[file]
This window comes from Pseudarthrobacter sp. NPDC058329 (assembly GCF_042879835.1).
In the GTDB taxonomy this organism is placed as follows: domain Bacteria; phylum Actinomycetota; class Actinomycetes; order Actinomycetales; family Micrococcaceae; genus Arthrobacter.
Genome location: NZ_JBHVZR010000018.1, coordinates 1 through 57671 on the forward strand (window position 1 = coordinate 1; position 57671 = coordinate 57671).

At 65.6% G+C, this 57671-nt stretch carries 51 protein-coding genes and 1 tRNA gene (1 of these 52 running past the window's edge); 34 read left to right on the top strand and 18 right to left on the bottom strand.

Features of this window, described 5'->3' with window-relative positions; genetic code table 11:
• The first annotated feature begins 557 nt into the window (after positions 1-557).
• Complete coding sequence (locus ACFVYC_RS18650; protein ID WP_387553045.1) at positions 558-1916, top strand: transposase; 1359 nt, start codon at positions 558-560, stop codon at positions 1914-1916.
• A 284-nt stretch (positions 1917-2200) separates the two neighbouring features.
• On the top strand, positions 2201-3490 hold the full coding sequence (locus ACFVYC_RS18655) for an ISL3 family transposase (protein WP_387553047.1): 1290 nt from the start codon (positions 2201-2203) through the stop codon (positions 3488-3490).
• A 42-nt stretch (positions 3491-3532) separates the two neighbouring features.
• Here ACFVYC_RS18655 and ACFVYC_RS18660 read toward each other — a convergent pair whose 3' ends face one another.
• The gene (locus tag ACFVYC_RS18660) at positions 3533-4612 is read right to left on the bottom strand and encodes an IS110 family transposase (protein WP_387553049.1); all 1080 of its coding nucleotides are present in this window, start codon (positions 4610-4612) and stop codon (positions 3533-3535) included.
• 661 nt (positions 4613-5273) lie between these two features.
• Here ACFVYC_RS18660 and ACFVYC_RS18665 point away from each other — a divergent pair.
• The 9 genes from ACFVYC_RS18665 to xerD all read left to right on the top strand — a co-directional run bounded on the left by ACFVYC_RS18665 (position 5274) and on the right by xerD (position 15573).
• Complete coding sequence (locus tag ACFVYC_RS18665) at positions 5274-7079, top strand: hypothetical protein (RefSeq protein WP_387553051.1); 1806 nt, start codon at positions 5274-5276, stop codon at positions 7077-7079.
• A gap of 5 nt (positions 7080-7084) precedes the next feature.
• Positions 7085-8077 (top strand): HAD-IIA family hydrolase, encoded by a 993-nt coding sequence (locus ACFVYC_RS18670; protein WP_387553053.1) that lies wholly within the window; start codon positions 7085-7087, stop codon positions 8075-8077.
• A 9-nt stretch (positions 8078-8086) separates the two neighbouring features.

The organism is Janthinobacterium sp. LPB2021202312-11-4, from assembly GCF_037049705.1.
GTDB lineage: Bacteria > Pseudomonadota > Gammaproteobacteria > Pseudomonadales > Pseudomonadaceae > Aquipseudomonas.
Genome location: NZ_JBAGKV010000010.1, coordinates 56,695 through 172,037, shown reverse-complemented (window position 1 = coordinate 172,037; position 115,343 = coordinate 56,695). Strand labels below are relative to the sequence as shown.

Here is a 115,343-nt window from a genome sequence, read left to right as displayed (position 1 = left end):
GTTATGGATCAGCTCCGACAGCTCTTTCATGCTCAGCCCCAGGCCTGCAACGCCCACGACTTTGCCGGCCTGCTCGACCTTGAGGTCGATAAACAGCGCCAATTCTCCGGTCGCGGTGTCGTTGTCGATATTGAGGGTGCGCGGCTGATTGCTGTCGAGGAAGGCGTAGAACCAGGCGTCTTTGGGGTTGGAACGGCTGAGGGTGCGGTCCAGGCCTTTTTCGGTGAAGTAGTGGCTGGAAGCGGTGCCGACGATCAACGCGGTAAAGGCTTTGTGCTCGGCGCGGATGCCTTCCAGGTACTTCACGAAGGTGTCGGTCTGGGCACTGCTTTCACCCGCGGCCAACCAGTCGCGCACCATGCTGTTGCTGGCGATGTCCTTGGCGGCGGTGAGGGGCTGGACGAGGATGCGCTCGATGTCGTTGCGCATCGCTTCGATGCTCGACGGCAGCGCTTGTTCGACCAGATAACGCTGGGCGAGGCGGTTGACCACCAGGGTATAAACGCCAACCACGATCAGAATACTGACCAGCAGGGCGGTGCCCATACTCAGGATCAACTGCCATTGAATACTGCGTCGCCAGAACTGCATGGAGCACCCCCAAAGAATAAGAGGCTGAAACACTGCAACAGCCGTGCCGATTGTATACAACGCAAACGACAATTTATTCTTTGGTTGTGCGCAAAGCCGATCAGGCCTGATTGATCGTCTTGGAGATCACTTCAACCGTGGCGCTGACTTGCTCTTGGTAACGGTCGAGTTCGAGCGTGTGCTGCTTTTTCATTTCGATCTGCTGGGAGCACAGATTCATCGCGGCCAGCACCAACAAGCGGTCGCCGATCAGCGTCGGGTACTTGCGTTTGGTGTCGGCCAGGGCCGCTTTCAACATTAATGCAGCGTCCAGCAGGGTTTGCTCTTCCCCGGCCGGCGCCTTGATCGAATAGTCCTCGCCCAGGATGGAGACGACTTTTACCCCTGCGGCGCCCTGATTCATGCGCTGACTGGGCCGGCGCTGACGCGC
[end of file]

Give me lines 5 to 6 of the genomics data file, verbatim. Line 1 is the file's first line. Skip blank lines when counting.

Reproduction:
Features of this window, described 5'->3' with window-relative positions; genetic code table 11:
• The first annotated feature begins 557 nt into the window (after positions 1-557).